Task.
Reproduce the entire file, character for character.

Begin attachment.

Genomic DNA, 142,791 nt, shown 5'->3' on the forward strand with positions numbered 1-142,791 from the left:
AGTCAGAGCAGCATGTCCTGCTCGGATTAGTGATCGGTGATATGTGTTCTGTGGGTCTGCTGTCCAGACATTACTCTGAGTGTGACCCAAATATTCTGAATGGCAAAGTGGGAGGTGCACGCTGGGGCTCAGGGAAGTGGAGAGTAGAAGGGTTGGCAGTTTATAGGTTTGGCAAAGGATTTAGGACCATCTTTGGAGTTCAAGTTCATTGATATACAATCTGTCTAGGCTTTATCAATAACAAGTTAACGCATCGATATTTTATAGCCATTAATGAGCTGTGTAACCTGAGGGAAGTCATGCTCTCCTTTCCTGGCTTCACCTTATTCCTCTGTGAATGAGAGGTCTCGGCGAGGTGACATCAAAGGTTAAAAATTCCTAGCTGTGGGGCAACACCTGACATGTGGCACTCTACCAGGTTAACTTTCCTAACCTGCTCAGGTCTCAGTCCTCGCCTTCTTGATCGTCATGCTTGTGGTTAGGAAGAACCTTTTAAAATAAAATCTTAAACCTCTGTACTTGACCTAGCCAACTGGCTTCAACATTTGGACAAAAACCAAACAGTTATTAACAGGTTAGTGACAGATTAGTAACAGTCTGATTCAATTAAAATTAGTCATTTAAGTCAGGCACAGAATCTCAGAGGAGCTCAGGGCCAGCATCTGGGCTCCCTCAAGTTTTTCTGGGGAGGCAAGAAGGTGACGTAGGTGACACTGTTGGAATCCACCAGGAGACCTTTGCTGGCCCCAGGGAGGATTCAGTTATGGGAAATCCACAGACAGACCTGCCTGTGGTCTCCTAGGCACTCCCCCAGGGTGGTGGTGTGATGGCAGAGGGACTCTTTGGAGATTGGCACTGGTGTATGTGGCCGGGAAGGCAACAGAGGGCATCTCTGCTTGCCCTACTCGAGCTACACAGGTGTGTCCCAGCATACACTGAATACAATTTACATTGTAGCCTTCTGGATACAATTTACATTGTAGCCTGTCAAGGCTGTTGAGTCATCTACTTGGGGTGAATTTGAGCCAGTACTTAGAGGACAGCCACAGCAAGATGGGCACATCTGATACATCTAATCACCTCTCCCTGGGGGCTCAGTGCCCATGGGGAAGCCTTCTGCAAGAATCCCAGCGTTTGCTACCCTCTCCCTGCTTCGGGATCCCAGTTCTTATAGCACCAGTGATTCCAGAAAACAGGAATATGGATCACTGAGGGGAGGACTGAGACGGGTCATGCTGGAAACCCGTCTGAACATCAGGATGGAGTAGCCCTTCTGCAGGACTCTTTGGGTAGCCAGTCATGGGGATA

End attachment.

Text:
Genomic DNA, 142,791 nt, shown 5'->3' on the forward strand with positions numbered 1-142,791 from the left:
AGTCAGAGCAGCATGTCCTGCTCGGATTAGTGATCGGTGATATGTGTTCTGTGGGTCTGCTGTCCAGACATTACTCTGAGTGTGACCCAAATATTCTGAATGGCAAAGTGGGAGGTGCACGCTGGGGCTCAGGGAAGTGGAGAGTAGAAGGGTTGGCAGTTTATAGGTTTGGCAAAGGATTTAGGACCATCTTTGGAGTTCAAGTTCATTGATATACAATCTGTCTAGGCTTTATCAATAACAAGTTAACGCATCGATATTTTATAGCCATTAATGAGCTGTGTAACCTGAGGGAAGTCATGCTCTCCTTTCCTGGCTTCACCTTATTCCTCTGTGAATGAGAGGTCTCGGCGAGGTGACATCAAAGGTTAAAAATTCCTAGCTGTGGGGCAACACCTGACATGTGGCACTCTACCAGGTTAACTTTCCTAACCTGCTCAGGTCTCAGTCCTCGCCTTCTTGATCGTCATGCTTGTGGTTAGGAAGAACCTTTTAAAATAAAATCTTAAACCTCTGTACTTGACCTAGCCAACTGGCTTCAACATTTGGACAAAAACCAAACAGTTATTAACAGGTTAGTGACAGATTAGTAACAGTCTGATTCAATTAAAATTAGTCATTTAAGTCAGGCACAGAATCTCAGAGGAGCTCAGGGCCAGCATCTGGGCTCCCTCAAGTTTTTCTGGGGAGGCAAGAAGGTGACGTAGGTGACACTGTTGGAATCCACCAGGAGACCTTTGCTGGCCCCAGGGAGGATTCAGTTATGGGAAATCCACAGACAGACCTGCCTGTGGTCTCCTAGGCACTCCCCCAGGGTGGTGGTGTGATGGCAGAGGGACTCTTTGGAGATTGGCACTGGTGTATGTGGCCGGGAAGGCAACAGAGGGCATCTCTGCTTGCCCTACTCGAGCTACACAGGTGTGTCCCAGCATACACTGAATACAATTTACATTGTAGCCTTCTGGATACAATTTACATTGTAGCCTGTCAAGGCTGTTGAGTCATCTACTTGGGGTGAATTTGAGCCAGTACTTAGAGGACAGCCACAGCAAGATGGGCACATCTGATACATCTAATCACCTCTCCCTGGGGGCTCAGTGCCCATGGGGAAGCCTTCTGCAAGAATCCCAGCGTTTGCTACCCTCTCCCTGCTTCGGGATCCCAGTTCTTATAGCACCAGTGATTCCAGAAAACAGGAATATGGATCACTGAGGGGAGGACTGAGACGGGTCATGCTGGAAACCCGTCTGAACATCAGGATGGAGTAGCCCTTCTGCAGGACTCTTTGGGTAGCCAGTCATGGGGATA